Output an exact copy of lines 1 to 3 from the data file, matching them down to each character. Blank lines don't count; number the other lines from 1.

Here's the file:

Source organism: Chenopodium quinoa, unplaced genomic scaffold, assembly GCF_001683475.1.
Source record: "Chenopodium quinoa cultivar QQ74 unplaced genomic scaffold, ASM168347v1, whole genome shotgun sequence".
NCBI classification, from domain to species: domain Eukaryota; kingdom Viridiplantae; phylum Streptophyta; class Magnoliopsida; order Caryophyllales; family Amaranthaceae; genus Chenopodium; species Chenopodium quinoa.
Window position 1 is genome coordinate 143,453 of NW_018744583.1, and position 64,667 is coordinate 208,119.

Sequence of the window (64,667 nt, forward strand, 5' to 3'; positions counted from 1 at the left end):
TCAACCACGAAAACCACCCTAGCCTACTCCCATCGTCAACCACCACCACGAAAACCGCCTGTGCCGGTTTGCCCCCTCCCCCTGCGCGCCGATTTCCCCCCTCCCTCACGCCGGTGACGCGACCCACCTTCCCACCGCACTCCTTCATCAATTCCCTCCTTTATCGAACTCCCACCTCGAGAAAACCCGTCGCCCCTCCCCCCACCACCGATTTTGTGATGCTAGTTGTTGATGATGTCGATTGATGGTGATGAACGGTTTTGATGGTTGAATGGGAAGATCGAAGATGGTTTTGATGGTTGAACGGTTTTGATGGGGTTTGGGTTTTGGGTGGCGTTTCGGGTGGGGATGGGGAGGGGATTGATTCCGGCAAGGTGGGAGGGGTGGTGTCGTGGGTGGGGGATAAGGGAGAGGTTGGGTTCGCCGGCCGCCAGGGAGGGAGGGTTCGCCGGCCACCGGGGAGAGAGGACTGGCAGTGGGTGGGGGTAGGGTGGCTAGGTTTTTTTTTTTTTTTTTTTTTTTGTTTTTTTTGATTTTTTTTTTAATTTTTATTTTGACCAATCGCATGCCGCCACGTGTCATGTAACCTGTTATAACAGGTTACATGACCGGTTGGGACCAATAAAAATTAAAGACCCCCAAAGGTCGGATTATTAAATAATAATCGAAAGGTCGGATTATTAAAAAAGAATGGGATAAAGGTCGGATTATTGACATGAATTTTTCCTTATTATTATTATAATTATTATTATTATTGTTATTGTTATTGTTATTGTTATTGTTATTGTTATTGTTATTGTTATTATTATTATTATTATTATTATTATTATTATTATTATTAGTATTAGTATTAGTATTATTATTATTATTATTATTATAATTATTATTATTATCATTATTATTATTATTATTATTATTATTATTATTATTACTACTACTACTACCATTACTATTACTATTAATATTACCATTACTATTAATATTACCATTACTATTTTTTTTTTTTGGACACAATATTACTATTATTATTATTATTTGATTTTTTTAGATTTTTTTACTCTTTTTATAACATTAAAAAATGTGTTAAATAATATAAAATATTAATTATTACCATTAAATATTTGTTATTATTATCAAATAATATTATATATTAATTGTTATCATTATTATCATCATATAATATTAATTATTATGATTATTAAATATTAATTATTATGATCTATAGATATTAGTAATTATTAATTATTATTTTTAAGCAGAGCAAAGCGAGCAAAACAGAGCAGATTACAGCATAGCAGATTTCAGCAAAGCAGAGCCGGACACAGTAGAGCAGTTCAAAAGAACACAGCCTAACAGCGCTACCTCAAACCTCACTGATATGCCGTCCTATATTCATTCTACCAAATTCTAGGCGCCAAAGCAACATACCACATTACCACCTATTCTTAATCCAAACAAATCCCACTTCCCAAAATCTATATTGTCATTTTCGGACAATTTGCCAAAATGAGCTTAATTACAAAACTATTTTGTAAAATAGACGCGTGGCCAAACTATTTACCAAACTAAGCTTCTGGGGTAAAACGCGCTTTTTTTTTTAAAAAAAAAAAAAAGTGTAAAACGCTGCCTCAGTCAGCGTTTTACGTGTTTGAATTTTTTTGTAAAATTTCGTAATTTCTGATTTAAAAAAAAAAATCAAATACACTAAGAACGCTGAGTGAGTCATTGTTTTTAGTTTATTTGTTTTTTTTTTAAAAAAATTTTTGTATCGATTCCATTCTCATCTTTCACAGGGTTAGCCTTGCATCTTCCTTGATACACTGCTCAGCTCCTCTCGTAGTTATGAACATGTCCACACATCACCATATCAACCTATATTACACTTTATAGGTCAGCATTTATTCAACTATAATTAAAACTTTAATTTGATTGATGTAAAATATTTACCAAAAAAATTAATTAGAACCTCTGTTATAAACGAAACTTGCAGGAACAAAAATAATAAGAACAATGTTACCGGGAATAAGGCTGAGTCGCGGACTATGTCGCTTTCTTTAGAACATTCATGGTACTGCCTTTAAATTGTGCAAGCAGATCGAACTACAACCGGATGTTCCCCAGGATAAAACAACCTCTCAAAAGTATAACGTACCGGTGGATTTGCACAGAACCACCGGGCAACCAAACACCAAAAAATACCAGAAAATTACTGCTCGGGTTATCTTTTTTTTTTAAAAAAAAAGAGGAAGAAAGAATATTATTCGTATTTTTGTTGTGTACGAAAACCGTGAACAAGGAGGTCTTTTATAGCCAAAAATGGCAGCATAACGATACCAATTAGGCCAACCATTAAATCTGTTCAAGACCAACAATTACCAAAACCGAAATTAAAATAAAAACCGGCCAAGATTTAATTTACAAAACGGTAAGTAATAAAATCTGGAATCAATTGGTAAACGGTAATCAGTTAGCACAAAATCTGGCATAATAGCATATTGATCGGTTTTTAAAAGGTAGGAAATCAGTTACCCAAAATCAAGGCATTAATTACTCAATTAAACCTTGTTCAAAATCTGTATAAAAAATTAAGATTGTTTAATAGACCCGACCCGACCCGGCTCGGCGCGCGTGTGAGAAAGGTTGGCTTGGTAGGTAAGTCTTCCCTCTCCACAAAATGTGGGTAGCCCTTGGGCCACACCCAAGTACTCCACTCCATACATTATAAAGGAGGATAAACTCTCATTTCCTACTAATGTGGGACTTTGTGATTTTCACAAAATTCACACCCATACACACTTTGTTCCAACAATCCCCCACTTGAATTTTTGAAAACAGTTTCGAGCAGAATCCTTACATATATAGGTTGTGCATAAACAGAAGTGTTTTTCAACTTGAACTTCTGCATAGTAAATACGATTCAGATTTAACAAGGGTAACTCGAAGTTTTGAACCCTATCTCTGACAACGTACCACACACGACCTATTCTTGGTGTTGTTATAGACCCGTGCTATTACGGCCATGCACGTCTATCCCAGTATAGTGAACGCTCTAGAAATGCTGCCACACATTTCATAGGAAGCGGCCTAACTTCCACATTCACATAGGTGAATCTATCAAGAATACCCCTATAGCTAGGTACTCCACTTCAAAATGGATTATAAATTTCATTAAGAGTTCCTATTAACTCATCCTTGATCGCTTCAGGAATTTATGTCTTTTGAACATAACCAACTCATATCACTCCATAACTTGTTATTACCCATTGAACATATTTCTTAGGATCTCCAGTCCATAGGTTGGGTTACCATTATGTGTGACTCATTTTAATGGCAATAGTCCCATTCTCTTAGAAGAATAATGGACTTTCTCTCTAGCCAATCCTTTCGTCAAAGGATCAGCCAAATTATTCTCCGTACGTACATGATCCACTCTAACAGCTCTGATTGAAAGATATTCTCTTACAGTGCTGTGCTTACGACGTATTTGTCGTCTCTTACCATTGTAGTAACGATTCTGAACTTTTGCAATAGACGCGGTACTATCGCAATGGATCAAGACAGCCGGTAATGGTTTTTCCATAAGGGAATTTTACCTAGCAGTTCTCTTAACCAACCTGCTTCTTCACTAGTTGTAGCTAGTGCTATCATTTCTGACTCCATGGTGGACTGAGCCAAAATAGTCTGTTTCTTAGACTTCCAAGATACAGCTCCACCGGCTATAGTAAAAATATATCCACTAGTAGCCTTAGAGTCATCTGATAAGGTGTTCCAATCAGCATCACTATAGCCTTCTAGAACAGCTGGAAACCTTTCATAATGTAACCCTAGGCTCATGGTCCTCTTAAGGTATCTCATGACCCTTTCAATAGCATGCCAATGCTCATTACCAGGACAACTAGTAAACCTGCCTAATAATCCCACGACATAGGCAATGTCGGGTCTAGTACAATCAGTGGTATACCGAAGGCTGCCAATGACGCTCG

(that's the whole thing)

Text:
Source organism: Chenopodium quinoa, unplaced genomic scaffold, assembly GCF_001683475.1.
Source record: "Chenopodium quinoa cultivar QQ74 unplaced genomic scaffold, ASM168347v1, whole genome shotgun sequence".
NCBI classification, from domain to species: domain Eukaryota; kingdom Viridiplantae; phylum Streptophyta; class Magnoliopsida; order Caryophyllales; family Amaranthaceae; genus Chenopodium; species Chenopodium quinoa.